Were there financial hardships?
Yeah, there were times when finances were pretty tough. When The Cryptic Corporation formed, there were four of us, and one of the partners—the reason why The Cryptic Corporation was formed to begin with—was a guy named John Kennedy, [who] inherited an apartment building in Paris that was worth a million dollars in 1975 or ’76. And so the Corporation was formed in order to protect his assets… His goals and way of looking at the world was very business-like; and while he enjoyed The Residents and he enjoyed working with them for five or six years, ultimately he decided it wasn’t being lucrative enough for him and he left. And ultimately he had put a lot of his money that had really helped establish The Cryptic Corporation and The Residents as independent entities from those day jobs. And so when he left, the money kind of all dried up, and things were pretty tough there for several years.  

“There’s no new jokes—only new audiences.”

How’d you guys get out of that?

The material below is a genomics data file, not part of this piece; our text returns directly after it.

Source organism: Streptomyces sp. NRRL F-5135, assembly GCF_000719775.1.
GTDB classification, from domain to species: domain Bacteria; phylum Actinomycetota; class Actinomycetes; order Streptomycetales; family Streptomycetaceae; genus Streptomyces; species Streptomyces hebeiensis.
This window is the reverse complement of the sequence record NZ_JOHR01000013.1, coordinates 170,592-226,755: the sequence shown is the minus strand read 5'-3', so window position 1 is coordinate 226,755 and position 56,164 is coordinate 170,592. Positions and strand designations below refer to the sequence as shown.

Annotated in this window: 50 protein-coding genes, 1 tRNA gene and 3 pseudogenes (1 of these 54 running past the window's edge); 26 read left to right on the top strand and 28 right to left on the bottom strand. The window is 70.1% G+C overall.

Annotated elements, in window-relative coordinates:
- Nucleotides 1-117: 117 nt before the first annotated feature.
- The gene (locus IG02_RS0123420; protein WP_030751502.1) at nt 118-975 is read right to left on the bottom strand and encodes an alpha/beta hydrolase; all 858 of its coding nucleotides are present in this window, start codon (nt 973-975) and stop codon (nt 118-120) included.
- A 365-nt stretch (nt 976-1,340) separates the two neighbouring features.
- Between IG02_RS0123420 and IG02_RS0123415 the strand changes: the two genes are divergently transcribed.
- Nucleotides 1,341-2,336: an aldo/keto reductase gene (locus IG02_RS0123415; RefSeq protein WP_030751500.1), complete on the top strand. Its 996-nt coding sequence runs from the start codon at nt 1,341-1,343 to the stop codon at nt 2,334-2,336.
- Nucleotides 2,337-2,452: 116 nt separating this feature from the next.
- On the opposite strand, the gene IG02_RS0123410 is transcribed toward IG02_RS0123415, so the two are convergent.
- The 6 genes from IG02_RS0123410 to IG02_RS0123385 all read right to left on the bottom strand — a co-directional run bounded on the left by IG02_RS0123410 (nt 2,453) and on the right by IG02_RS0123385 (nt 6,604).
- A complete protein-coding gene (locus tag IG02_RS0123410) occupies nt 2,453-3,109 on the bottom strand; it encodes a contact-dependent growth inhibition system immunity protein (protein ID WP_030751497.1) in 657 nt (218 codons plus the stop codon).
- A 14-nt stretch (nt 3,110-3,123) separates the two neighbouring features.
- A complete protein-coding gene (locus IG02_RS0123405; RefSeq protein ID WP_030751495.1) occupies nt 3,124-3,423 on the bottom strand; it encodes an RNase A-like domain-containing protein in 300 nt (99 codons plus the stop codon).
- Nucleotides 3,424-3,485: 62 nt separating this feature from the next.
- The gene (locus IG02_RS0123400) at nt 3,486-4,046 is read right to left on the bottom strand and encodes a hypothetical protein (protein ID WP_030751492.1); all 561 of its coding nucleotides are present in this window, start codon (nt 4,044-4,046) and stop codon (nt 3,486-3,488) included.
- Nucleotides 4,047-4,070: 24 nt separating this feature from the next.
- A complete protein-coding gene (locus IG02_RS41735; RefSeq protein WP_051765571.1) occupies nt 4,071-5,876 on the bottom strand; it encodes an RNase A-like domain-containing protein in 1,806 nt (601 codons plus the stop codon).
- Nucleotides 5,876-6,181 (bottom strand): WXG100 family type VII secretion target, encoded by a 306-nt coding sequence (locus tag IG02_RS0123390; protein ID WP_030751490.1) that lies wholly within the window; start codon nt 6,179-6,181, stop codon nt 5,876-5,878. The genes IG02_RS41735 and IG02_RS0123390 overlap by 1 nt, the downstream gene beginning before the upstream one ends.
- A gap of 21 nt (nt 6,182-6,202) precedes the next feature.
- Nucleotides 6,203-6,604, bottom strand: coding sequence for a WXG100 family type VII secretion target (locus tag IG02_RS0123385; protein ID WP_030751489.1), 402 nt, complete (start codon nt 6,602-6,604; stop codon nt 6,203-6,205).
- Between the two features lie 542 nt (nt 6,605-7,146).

By selling anything that we could… John was willing to put enough money into the Corporation and The Residents for several years, but there wasn’t a really highly disciplined business sense fueling the whole thing. And there was a different guy name Jay Clem; Jay was sort of the business manager really for Cryptic and Ralph Records. John was kind of the production guy, and things would happen like, Jay would really hate it when we ran out of stock, and he’d put a lot of pressure on John: “No, you have to keep ordering stuff so that we never run out of stock.” And after both John and Jay left, we discovered that there were 125,000 album covers in a warehouse in L.A., the point being that if you’re making album covers, you can make the first thousand for like $1500; then you can make the second thousand for another $200 or something. So ultimately things were being over-produced at that point, with the idea that it would ultimately sell and it was gonna save money and save the hassle of being out of stock and whatever. But it was overdone. And so ultimately we went on a binge; we would press records strictly, we’d press a record for like 50 cents so that we could sell it to a cut-out place for like a buck and a half or two bucks, in order to get money out of that stock that was just sitting around going to waste. And it took a couple of years of that sort of attitude of selling off stock cheaply just to keep paying the bills, until things ultimately turned around.